Olympic shot put champion Valerie Adams has thanked her fans back home for their support after she seemed to have lost her title in London last week.
Adams, who finished second behind Belarusian Nadzeya Ostapchuk in the Olympic competition on August 6, learned last night that her rival had failed pre-event and post-competition drugs tests, and would be stripped of her gold medal.
Speaking to ONE News from her training base in Switzerland, Adams had a message for her family, friends and fans back home.
"A massive thanks to the people of New Zealand for supporting me back on the 6th of August when I won the silver and today when I won the gold medal.
"I'm very humbled by the support and I hope you can support me going forward in my career as I try to do my best for our nation."
Adams says she burst into tears when she found out that her silver medal had turned to gold, and is now just enjoying the moment.
Adams has been promoted after the International Olympic Committee (IOC) announced last night that Ostapchuk, 31, was excluded from competition following a positive test for metenolone.
She was driving when she got the phone call from NZ Olympic chef de mission Dave Currie and had to pull her car over to the side of the road as she was overcome with tears.
"I'm very overwhelmed," Adams told ONE News today. "I'm very, very emotional.
"I've had a very emotional last 10 days and to have this news delivered to me now - it's very emotional times.
"I'm Olympic champion now, back to back. I have to be happy with that and I totally am, I'm totally over the moon."
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Currie says the win was a "magic moment".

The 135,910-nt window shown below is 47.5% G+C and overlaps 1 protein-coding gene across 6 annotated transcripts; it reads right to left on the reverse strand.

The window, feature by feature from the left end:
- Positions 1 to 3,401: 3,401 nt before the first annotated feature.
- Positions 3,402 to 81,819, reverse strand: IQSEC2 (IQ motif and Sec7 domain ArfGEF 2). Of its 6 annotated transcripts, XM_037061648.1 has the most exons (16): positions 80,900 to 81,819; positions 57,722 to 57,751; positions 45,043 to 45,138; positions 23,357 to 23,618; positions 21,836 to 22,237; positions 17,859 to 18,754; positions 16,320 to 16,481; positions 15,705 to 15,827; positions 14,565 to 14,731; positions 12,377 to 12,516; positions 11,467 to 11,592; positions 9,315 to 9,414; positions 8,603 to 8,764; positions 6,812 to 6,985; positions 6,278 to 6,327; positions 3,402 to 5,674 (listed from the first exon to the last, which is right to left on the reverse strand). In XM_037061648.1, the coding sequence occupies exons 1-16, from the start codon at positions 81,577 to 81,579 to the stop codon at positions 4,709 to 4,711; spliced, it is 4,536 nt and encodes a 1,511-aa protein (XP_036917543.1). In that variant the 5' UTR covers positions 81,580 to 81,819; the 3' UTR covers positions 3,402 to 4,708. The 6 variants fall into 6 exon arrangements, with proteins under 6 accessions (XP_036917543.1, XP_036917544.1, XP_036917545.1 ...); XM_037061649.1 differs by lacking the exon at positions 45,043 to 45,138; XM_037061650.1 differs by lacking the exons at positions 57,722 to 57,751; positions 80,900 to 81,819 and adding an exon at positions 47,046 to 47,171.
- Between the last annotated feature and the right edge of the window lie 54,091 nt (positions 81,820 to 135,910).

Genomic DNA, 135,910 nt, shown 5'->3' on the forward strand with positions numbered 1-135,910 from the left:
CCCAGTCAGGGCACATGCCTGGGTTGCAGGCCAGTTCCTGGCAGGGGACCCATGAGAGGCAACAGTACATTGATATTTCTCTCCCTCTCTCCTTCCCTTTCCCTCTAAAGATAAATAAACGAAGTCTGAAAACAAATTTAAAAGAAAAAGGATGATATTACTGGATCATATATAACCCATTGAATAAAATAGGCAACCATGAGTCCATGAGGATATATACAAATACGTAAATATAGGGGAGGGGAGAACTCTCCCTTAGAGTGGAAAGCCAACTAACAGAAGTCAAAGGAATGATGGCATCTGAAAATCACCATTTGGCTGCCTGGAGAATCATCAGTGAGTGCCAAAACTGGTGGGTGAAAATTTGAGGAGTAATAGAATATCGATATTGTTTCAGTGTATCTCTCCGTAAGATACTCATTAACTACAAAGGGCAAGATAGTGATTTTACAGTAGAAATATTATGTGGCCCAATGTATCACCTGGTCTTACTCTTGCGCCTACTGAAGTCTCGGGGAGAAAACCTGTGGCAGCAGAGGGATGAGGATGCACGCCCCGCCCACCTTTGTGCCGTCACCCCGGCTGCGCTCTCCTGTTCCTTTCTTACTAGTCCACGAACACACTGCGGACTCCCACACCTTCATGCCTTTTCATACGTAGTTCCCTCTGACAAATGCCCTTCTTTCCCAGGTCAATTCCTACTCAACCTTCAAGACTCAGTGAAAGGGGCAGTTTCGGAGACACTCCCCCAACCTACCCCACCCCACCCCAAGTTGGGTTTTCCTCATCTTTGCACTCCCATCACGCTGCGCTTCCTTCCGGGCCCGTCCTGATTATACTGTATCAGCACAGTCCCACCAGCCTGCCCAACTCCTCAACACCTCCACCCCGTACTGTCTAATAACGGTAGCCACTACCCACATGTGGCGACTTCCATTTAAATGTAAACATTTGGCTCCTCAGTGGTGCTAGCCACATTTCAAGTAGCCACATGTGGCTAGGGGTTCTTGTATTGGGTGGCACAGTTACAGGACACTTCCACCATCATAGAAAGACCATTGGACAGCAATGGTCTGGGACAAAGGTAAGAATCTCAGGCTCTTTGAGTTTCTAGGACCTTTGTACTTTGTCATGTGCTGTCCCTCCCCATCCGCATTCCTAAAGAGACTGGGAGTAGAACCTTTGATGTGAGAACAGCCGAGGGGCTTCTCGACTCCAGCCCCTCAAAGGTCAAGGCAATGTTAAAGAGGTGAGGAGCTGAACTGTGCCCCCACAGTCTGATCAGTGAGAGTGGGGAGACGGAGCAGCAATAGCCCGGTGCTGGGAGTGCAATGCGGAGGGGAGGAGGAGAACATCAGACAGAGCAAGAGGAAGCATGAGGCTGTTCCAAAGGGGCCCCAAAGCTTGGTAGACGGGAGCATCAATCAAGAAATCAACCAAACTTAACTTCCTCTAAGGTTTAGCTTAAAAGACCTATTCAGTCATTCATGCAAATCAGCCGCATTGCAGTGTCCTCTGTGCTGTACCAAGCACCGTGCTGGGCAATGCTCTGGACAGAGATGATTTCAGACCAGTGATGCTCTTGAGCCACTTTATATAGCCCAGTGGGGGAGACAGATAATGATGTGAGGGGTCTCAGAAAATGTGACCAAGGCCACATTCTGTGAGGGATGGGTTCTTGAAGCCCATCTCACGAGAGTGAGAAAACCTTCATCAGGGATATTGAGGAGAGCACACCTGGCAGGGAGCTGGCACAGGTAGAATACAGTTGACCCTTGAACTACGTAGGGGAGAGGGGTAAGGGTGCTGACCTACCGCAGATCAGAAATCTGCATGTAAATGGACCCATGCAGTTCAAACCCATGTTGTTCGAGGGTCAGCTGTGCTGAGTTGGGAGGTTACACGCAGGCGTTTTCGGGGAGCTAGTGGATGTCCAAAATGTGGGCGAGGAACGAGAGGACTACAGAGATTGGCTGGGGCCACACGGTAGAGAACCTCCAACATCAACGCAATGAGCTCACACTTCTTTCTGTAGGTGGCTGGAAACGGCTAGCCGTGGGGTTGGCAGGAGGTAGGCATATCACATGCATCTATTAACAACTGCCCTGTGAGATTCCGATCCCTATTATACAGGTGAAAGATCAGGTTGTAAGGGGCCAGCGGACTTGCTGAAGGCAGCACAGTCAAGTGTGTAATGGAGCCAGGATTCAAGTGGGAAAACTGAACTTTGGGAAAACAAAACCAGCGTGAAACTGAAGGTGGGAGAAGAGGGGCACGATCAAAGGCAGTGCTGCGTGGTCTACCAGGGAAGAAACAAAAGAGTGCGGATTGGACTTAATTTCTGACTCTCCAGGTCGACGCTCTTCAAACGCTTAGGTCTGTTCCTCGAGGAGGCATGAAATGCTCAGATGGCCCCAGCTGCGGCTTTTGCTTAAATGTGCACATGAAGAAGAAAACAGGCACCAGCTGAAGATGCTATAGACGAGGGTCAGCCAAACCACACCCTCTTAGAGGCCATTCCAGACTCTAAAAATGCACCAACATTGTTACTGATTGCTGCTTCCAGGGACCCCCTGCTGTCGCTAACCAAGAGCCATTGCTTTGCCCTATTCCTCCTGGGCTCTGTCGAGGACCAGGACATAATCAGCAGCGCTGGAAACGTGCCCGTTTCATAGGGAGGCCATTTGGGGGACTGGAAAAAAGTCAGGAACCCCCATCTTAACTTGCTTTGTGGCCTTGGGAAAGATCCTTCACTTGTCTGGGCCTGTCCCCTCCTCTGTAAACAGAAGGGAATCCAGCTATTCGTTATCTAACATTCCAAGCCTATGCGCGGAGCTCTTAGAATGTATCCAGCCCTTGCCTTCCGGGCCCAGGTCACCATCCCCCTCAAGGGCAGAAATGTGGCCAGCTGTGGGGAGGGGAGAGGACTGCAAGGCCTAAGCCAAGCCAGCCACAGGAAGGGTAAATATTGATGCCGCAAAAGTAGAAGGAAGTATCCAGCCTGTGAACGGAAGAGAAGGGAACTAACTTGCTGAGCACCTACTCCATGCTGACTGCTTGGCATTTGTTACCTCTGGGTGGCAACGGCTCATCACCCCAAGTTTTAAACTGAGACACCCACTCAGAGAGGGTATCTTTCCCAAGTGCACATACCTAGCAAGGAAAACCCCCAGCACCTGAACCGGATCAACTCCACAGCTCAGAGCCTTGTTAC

Currie said the news was wonderful and he is very proud of Adams.
The New Zealand Olympic Committee is now awaiting an IOC ruling before scheduling a medal presentation ceremony for Adams.
When Nick Willis was elevated to the 1500m silver medal after the 2008 Beijing Olympics, he eventually received his hardware in Wellington almost three years later - and a year after his promotion - at a ceremony specially organised for the occasion.
He was originally meant to accept his medal at an international track meet in Christchurch, but the presentation was relocated after the February 2011 earthquake in that city.
NZOC president Mike Stanley says justice has been served with Adams winning gold.
Stanley said the win confirmed suspicions about Ostapchuk during the competition.
"Watching the competition and knowing the history of the Belarussian shotputter and how much she had improved over the summer, I guess there were some questions asked."
He said it was "a vindication of those concerns and of Val's status as now Olympic shotput champion".
Kereyn Smith, the New Zealand Olympic Committee Secretary General, congratulated Adams on her gold medal and says the honour is well deserved.
She added that the vast majority of New Zealand athletes are proud to compete cleanly on the world's stage.
Adams threw 20.70m in the shot put final at the Olympic Stadium on August 6 and was awarded silver behind the Belarusian who had taken gold with 21.36m. It was the first time Adams had been beaten by Ostapchuk in nearly two years.
With Adams now awarded the gold medal, the Russian Federation's Evgeniia Kolodko takes second place, while Lijiao Gong, of the People's Republic of China has been awarded the bronze medal.
Ostapchuk is the first athlete at the London Games to have been stripped of a medal.
New Zealand now sits 15th on the medal table, with six golds and 14 medals altogether.
The IOC executive board announced that it has disqualified, withdrawn the medal from, and excluded Ostapchuk from the London Olympic Games.
According to a statement released by the IOC, Ostapchuk was first requested to provide a urine sample for a doping control on August 5.
She competed the next day in the women's shot put event, where she placed first, and was asked to provide a sample straight after her competition.
Both samples indicated the presence of metenolone, which is classified as anabolic agent under the 2012 Prohibited List.
Over the course of the London Games, the IOC carried out some 5000 tests - 3800 urine and 1200 blood.
What do you think of the drug test scandal that robbed Valerie Adams of her moment of podium glory? What punishments should be dished out to drug cheats? Add your comment below.